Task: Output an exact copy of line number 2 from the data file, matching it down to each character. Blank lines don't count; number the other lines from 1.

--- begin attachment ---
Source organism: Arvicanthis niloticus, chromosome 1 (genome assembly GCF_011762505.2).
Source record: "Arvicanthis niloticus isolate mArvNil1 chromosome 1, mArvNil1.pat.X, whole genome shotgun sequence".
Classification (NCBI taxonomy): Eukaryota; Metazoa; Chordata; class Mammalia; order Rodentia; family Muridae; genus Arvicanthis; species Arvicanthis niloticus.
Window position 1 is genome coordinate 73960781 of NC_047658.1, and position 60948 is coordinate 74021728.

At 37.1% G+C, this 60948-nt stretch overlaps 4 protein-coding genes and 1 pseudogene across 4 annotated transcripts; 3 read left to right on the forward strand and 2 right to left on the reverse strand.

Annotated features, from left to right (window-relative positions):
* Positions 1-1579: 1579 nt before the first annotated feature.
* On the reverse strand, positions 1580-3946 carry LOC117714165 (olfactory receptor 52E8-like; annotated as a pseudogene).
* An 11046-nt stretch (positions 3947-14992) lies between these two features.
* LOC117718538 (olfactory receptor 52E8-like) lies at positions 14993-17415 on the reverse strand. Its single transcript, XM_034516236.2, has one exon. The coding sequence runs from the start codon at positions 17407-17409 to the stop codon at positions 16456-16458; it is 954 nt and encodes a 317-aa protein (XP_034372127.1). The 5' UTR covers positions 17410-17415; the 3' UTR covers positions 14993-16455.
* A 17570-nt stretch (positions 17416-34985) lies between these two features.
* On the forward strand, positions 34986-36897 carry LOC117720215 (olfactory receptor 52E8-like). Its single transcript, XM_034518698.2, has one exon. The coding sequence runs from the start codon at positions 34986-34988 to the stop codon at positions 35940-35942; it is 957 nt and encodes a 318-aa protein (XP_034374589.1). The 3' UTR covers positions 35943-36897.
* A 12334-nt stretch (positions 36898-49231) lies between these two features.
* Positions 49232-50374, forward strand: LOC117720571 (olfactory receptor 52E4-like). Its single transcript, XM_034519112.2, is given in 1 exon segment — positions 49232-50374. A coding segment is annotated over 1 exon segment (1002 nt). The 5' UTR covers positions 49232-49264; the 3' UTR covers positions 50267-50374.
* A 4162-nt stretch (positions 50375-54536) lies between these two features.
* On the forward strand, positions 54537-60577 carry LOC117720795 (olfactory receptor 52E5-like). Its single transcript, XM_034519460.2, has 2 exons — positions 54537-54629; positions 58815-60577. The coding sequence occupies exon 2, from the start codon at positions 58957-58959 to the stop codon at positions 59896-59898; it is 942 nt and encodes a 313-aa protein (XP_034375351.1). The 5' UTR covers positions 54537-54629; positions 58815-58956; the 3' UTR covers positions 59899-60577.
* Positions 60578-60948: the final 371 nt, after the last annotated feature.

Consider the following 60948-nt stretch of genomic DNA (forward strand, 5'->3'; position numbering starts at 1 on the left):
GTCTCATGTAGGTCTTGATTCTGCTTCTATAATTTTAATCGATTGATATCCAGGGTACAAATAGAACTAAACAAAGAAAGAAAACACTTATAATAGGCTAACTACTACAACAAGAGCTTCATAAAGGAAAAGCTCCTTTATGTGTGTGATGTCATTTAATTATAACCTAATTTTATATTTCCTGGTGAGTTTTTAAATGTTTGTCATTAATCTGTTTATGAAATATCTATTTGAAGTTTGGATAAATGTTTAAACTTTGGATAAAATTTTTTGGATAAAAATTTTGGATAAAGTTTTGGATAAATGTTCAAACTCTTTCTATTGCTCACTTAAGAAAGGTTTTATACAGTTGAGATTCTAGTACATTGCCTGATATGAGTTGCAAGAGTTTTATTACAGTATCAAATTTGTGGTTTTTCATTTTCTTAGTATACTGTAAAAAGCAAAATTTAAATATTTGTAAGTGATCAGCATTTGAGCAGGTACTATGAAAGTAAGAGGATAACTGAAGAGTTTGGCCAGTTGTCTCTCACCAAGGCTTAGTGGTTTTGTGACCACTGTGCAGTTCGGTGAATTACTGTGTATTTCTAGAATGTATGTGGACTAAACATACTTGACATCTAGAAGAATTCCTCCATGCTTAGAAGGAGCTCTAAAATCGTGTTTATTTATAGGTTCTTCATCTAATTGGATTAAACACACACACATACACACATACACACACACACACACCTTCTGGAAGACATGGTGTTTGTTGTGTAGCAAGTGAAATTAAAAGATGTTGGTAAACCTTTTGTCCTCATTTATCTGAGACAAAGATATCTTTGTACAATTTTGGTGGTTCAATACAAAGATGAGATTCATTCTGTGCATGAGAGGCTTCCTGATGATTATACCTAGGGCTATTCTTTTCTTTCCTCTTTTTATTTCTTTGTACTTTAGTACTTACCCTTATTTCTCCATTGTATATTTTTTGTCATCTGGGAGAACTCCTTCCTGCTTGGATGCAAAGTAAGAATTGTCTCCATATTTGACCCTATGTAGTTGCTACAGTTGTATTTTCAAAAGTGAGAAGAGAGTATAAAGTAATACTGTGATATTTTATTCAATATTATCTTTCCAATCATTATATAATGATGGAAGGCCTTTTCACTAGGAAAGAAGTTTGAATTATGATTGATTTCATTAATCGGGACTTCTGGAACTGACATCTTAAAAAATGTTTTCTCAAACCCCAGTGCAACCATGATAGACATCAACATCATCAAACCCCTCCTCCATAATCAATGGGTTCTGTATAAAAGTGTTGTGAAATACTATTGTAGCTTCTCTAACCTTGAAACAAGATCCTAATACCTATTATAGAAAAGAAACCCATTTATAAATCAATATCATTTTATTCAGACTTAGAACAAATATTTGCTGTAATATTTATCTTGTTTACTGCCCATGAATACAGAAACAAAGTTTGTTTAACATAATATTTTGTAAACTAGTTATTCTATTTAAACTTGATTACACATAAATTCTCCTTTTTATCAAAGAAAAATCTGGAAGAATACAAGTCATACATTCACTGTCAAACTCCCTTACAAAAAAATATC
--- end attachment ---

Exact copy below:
Source record: "Arvicanthis niloticus isolate mArvNil1 chromosome 1, mArvNil1.pat.X, whole genome shotgun sequence".